Journalist, Poet, Wendell Smith: From the Cambridge Phoenix, Spiro Agnew, Wounded Knee, Kent State and all points beyond…
By Doug Holder
Recently I had the pleasure to speak to Wendell Smith, a Somerville Bagel Bard, poet, retired physician, and one of the first reporters for the old Cambridge Phoenix (a predecessor to the now defunct Boston Phoenix) on my Somerville Community Access TV Show, Poet to Poet : Writer to Writer.
Doug Holder: So tell me how you got your first writing gig?
Wendell Smith: Shortly after I arrived in Boston I was unemployed; so I went down to this unemployment agency and they gave me this card—it was about a job to write a book with the founder of the Academy of Applied Sciences, Houston Branch. He was a Hollywood screenwriter who said he made millions of dollars and then lost it all. He told me he wanted to write biographies of inventors, so these inventors would fund the Academy of Applied Sciences. Branch had an interesting background; he was a roommate of John Reed (the famed journalist who covered the Russian Revolution) at Harvard. Our first book concerned the man who invented power steering. So this was my first real gig when I arrived in Boston.
DH: You wrote for the Cambridge Phoenix at its inception, in the fall of 1969.
WS: Yes it started in the late fall of 1969; the other alternative newspaper at the time was Boston After Dark. Boston After Dark was mainly concerned with entertainment and dating ads. The Phoenix was funded by Jeff Tartar, who claimed he had a rich uncle who was going to provide for it. He wanted something similar to the Village Voice. It was conceived as a weekly newspaper that essentially covered the Anti-War Movement. Eventually Steve Mindich bought it out, and it became the Boston Phoenix. When Mindich took over—we formed the “Real Paper” collective. The Real Paper was in the black from the start. It lasted for about five or six years. Eventually I was fired, and I would have fired my younger self. I was too stoned and manic.
DH: Who did you work with—what was the setting like?
WS: It was very freewheeling. Peter Simon was our photography editor. I shared a front page with Joe Klein (he later wrote for Rolling Stone and The New York Times) in 1973. My piece was about the 1973 Indian rebellion known as “Wounded Knee”, and his was about a school for the disabled in Western Mass.
DH: You wrote a piece about the student protests and shooting at Kent State. You told me the reports of students throwing rocks were largely fabricated.
WS: Yes. There was a little pile of rocks near where the event happened. And the rocks were flat, split limestone, too big and awkward to be thrown. These were not fist-sized stones. There was evidence that a local newspaper reporter was a F.B. I. operative, and he instigated the student shooting by firing the first shot.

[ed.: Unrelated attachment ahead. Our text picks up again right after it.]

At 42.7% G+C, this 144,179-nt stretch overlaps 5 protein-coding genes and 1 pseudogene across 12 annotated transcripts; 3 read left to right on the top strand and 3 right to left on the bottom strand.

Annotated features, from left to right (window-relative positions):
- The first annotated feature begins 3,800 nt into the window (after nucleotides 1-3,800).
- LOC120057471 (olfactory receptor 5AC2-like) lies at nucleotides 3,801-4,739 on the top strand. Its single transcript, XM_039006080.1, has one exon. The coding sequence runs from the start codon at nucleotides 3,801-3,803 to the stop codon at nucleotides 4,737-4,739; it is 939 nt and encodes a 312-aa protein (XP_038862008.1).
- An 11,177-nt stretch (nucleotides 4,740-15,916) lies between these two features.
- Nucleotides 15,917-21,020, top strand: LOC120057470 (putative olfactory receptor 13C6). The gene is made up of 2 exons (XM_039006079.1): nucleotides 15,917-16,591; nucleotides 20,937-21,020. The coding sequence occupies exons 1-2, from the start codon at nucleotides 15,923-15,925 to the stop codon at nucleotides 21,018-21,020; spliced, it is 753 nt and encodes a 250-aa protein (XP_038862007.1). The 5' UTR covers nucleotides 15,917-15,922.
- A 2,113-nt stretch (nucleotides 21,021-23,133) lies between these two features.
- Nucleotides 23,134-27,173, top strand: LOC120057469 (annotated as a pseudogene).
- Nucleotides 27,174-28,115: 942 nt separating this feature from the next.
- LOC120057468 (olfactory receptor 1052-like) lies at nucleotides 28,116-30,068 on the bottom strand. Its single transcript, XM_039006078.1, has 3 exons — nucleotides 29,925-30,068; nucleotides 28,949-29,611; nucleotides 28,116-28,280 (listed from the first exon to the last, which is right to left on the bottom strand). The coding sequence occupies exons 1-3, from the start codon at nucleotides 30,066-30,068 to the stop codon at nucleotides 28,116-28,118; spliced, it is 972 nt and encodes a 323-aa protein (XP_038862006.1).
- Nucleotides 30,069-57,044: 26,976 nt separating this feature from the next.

DH: Tell me about your coverage of the Indian insurrection, Wounded Knee.
WS: The liberation of Wounded Knee was in 1973. The American Indian Movement was run by Russell Means. The Indians occupied Wounded Knee, and stood down federal marshals who were sent to quell the rebellion. I was in San Francisco at the time. I had been hitchhiking and riding freight trains across the country and writing about my experience in the Real Paper. I went to Wounded Knee, and saw a lot of energetic and, and dedicated people who were part of the movement. The Indians mostly had small arms, hunting rifles, etc… In the end the Indian Movement reclaimed Wounded Knee.
DH: You were covering an event in Boston, where Spiro Agnew, vice-president to Nixon spoke. You were arrested at that event. Can you tell me about this?
WS: This was at a Lincoln Day dinner. It was hosted by the Middlesex Republican Club—the oldest Republican club in the nation. It was being held at the Sheraton in Boston in the Prudential Center. Agnew addressed the dinner. There were a lot of protestors and police outside on Boylston Street. I was covering all this. The dinner got started, and I walked to the floor of the banquet and got a seat. I had long hair, a Ho Chi Min beard and denim bell bottoms. Al Cap got up and said: “You know, I think they ought to chew up all those protestors on the street.” And Agnew said: “The problem here is the press.” At that moment I stood up in protest and two guys who looked like football linebackers caught me by the elbow, and escorted me out. As I was led out I heard some Republican women, like a Greek Chorus, pipe up and say: “ Kill him; they ought to kill them all.” I was herded into a Boston Police and the cops said that they wished they could put my feet in cement and take care of me properly.
DH: You are a champion of the late poet Ramon Guthrie, author of “Maximum Security Ward.”
WS: The book’s setting was in a hospital ward where the poet was dying from bladder cancer. He always wanted to write a major piece. So when he had a drug-related delirium after he came out from anesthesia, he began to write this poem while he was in the intensive care ward. I came to know him when I was at Dartmouth, and he was part of a group called the “Thursday Poets.” He and the group were great, supportive, and they had none of that academic affectation. He was definitely an influence on me and he should have more recognition, and I am working on that.